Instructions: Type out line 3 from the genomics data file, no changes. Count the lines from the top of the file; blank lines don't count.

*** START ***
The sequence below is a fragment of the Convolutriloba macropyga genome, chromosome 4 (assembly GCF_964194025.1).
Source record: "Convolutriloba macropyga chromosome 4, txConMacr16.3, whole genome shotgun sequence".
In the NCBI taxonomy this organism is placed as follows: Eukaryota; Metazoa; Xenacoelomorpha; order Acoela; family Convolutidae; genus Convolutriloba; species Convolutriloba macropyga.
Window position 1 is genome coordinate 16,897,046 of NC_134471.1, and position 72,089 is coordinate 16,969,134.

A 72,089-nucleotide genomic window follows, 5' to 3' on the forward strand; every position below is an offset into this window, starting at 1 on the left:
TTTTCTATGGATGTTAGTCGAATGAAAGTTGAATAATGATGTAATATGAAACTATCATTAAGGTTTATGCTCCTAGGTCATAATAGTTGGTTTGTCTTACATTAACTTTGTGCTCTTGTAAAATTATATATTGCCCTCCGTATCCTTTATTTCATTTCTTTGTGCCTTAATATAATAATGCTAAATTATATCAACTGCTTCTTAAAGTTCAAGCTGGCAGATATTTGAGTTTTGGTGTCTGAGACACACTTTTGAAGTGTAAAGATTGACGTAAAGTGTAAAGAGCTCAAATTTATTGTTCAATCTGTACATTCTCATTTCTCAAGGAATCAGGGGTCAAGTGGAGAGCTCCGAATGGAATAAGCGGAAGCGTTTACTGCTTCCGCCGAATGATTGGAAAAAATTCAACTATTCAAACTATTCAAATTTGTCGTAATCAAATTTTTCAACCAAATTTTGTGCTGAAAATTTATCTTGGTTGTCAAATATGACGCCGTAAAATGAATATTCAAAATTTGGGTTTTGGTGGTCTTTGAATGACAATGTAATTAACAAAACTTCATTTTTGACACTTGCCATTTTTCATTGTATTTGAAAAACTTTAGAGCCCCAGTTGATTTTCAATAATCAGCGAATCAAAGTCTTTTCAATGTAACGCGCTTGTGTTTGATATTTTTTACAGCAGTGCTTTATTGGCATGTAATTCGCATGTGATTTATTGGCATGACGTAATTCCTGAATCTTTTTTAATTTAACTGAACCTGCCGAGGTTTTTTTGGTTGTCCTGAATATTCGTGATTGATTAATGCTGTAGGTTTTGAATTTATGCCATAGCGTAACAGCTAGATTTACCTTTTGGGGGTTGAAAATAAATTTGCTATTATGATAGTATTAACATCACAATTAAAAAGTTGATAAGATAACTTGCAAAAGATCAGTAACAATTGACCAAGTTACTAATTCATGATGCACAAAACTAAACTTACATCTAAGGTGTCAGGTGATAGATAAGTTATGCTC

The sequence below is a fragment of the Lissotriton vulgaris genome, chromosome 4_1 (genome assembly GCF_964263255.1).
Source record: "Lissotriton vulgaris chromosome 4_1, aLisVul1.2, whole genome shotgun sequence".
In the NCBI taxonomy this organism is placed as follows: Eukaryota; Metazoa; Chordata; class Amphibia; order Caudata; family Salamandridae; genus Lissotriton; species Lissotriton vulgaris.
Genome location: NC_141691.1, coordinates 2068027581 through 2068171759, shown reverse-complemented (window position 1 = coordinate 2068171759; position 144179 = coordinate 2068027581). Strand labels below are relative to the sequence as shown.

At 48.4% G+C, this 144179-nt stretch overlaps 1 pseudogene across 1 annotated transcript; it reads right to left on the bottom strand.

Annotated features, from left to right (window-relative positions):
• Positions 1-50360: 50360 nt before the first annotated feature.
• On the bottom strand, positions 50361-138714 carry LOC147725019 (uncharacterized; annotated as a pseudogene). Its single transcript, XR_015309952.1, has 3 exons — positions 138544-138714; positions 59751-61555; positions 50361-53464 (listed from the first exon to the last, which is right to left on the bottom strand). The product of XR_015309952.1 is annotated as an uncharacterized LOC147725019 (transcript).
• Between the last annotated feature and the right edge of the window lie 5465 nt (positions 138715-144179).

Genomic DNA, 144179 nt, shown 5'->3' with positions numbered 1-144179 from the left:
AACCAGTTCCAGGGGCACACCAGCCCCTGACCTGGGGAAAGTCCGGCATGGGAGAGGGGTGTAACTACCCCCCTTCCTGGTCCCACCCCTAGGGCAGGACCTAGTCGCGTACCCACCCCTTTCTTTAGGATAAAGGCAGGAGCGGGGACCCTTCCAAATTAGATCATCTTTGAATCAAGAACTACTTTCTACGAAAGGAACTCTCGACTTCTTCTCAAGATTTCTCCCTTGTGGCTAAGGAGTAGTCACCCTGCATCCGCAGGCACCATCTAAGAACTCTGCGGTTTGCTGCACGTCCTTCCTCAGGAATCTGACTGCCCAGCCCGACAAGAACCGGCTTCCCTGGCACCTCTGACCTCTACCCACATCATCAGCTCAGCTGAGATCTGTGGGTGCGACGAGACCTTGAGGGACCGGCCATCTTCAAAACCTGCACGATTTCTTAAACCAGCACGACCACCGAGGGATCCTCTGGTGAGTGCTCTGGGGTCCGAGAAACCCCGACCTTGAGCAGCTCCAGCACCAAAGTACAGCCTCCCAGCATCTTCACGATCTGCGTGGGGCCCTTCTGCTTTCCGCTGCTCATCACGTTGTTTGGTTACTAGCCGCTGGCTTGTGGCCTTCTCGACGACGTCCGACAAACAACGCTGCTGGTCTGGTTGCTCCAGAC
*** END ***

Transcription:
In the NCBI taxonomy this organism is placed as follows: Eukaryota; Metazoa; Xenacoelomorpha; order Acoela; family Convolutidae; genus Convolutriloba; species Convolutriloba macropyga.